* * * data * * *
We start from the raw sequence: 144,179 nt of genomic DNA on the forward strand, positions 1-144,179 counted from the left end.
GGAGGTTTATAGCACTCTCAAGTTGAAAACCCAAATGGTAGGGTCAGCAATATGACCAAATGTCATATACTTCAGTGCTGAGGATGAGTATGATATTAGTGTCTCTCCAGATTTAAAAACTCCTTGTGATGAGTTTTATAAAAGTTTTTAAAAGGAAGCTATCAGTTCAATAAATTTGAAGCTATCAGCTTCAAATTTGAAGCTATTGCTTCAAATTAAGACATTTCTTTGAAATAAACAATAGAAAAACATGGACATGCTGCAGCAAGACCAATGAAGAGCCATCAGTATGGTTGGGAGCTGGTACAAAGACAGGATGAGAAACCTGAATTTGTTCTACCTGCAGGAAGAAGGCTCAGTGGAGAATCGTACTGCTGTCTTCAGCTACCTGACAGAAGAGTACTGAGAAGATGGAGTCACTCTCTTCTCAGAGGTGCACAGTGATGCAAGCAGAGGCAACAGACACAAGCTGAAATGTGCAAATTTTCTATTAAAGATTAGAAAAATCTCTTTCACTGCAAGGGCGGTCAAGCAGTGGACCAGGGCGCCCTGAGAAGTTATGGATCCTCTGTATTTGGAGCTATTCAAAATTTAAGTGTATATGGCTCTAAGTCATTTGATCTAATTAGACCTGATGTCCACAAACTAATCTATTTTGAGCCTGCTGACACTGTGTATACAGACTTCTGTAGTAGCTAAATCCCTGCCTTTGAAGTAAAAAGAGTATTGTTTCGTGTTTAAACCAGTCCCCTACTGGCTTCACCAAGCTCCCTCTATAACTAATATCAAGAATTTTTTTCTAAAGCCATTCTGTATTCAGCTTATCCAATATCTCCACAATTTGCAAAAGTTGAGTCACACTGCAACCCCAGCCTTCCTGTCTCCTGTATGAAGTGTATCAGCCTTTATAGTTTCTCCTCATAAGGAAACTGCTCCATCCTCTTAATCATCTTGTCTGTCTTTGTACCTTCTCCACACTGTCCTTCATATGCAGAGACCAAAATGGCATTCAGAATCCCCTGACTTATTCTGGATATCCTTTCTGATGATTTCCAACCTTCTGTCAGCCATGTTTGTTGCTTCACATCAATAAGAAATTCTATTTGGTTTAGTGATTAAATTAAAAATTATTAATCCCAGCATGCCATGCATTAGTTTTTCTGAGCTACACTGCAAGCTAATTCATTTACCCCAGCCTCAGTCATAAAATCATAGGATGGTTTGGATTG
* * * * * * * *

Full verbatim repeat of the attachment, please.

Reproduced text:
We start from the raw sequence: 144,179 nt of genomic DNA on the forward strand, positions 1-144,179 counted from the left end.
GGAGGTTTATAGCACTCTCAAGTTGAAAACCCAAATGGTAGGGTCAGCAATATGACCAAATGTCATATACTTCAGTGCTGAGGATGAGTATGATATTAGTGTCTCTCCAGATTTAAAAACTCCTTGTGATGAGTTTTATAAAAGTTTTTAAAAGGAAGCTATCAGTTCAATAAATTTGAAGCTATCAGCTTCAAATTTGAAGCTATTGCTTCAAATTAAGACATTTCTTTGAAATAAACAATAGAAAAACATGGACATGCTGCAGCAAGACCAATGAAGAGCCATCAGTATGGTTGGGAGCTGGTACAAAGACAGGATGAGAAACCTGAATTTGTTCTACCTGCAGGAAGAAGGCTCAGTGGAGAATCGTACTGCTGTCTTCAGCTACCTGACAGAAGAGTACTGAGAAGATGGAGTCACTCTCTTCTCAGAGGTGCACAGTGATGCAAGCAGAGGCAACAGACACAAGCTGAAATGTGCAAATTTTCTATTAAAGATTAGAAAAATCTCTTTCACTGCAAGGGCGGTCAAGCAGTGGACCAGGGCGCCCTGAGAAGTTATGGATCCTCTGTATTTGGAGCTATTCAAAATTTAAGTGTATATGGCTCTAAGTCATTTGATCTAATTAGACCTGATGTCCACAAACTAATCTATTTTGAGCCTGCTGACACTGTGTATACAGACTTCTGTAGTAGCTAAATCCCTGCCTTTGAAGTAAAAAGAGTATTGTTTCGTGTTTAAACCAGTCCCCTACTGGCTTCACCAAGCTCCCTCTATAACTAATATCAAGAATTTTTTTCTAAAGCCATTCTGTATTCAGCTTATCCAATATCTCCACAATTTGCAAAAGTTGAGTCACACTGCAACCCCAGCCTTCCTGTCTCCTGTATGAAGTGTATCAGCCTTTATAGTTTCTCCTCATAAGGAAACTGCTCCATCCTCTTAATCATCTTGTCTGTCTTTGTACCTTCTCCACACTGTCCTTCATATGCAGAGACCAAAATGGCATTCAGAATCCCCTGACTTATTCTGGATATCCTTTCTGATGATTTCCAACCTTCTGTCAGCCATGTTTGTTGCTTCACATCAATAAGAAATTCTATTTGGTTTAGTGATTAAATTAAAAATTATTAATCCCAGCATGCCATGCATTAGTTTTTCTGAGCTACACTGCAAGCTAATTCATTTACCCCAGCCTCAGTCATAAAATCATAGGATGGTTTGGATTG